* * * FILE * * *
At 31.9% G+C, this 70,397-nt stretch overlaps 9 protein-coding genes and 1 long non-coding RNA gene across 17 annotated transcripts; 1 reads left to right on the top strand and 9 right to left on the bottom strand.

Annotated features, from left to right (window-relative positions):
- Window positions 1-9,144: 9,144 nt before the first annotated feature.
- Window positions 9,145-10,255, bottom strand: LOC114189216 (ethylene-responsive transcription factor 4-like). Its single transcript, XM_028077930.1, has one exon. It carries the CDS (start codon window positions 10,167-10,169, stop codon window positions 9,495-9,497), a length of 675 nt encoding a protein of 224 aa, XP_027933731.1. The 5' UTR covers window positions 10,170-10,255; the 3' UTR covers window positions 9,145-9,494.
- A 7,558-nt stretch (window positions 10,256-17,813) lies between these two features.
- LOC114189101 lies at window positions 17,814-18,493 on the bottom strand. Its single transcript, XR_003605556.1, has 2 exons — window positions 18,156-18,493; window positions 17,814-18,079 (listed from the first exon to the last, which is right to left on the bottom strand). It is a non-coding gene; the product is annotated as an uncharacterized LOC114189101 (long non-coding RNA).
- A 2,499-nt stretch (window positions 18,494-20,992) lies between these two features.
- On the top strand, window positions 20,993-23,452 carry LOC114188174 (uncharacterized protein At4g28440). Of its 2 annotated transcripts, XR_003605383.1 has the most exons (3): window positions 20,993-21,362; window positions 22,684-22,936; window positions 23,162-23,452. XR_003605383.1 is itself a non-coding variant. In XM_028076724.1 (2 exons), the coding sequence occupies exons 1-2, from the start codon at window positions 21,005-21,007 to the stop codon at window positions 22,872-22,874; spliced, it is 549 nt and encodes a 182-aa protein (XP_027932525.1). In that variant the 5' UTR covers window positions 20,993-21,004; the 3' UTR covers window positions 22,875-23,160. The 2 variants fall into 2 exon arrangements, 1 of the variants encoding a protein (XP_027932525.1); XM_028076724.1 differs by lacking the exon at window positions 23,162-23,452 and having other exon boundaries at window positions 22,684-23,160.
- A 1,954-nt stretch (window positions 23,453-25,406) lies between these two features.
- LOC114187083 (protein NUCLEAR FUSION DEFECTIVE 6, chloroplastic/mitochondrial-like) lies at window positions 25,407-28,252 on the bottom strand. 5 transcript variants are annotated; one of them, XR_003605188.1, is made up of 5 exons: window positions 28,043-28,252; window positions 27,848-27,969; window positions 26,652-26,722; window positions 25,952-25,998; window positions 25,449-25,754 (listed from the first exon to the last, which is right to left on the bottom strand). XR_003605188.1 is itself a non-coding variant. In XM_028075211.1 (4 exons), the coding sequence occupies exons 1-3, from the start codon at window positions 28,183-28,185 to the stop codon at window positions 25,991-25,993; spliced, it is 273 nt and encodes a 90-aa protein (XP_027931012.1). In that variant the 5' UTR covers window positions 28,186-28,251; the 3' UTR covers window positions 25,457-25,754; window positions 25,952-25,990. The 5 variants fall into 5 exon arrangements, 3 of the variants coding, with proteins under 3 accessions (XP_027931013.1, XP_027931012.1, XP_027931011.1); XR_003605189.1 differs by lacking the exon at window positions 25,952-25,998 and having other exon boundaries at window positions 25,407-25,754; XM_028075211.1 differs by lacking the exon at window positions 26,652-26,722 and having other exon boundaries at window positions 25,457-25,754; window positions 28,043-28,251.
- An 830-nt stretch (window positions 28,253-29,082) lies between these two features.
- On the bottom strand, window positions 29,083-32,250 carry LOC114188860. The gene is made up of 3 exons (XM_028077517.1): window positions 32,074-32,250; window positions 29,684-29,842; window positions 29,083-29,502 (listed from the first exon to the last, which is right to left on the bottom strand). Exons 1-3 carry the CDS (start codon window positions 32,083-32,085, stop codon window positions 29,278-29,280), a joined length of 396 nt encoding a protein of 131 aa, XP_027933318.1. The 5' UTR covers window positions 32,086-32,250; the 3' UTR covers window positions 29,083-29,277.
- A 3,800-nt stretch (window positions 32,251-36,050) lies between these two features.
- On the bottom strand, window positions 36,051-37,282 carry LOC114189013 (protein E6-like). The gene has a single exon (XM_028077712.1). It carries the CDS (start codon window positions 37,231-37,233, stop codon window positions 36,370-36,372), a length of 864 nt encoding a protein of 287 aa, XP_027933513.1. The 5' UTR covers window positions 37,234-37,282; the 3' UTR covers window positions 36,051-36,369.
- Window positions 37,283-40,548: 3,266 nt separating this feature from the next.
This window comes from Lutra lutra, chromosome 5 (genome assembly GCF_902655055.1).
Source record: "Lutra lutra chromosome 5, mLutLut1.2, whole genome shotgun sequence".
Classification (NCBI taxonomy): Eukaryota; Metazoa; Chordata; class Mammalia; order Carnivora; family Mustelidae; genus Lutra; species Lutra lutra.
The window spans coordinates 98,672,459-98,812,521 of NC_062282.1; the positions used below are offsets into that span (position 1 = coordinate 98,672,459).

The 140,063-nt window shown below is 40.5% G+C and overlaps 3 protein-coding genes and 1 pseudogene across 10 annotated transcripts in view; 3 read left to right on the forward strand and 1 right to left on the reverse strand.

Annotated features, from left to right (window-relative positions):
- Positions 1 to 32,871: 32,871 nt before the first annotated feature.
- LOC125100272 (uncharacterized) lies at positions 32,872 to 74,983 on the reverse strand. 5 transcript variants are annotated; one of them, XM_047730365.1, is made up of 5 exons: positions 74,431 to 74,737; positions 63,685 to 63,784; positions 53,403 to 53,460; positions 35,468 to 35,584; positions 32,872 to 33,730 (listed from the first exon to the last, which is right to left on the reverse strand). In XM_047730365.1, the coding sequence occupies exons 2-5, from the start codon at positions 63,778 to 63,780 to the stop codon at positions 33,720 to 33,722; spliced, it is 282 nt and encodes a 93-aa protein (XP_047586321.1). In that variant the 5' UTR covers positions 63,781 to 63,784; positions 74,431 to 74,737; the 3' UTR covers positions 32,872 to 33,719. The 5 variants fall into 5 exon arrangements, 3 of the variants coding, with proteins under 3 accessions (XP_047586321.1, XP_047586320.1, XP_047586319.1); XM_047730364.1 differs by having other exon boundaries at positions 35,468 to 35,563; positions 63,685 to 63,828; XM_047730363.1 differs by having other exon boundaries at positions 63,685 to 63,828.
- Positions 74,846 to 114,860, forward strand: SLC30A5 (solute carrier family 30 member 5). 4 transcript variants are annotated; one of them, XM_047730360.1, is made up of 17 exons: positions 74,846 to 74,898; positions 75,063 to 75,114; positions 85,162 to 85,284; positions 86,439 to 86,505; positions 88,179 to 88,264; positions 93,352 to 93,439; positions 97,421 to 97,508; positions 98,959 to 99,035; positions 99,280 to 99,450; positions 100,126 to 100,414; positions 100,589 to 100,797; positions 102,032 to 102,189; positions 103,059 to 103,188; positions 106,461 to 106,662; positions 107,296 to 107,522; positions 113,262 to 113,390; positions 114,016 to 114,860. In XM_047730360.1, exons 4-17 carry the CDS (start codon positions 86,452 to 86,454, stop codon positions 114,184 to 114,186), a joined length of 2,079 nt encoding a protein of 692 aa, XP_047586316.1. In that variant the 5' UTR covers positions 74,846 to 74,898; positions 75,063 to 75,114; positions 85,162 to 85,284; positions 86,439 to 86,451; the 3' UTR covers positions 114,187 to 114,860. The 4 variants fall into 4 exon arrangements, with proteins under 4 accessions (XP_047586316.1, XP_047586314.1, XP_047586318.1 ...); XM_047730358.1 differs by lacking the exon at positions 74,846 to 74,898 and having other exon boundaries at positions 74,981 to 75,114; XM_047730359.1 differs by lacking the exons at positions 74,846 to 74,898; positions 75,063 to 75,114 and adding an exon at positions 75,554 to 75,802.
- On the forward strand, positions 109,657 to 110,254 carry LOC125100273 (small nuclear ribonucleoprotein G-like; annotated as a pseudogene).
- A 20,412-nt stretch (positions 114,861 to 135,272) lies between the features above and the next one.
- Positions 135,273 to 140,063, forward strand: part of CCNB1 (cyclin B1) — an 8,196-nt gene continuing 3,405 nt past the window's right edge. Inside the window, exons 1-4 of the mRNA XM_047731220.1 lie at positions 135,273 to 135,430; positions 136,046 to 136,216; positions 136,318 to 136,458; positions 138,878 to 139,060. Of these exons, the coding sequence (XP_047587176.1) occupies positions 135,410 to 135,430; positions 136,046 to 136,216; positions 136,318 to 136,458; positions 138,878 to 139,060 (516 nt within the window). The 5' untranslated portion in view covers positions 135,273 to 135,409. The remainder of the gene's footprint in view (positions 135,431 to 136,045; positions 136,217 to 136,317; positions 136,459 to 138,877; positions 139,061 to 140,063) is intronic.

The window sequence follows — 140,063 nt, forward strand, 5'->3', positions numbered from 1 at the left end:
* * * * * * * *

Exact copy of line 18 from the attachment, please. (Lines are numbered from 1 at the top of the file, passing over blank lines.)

Classification (NCBI taxonomy): Eukaryota; Metazoa; Chordata; class Mammalia; order Carnivora; family Mustelidae; genus Lutra; species Lutra lutra.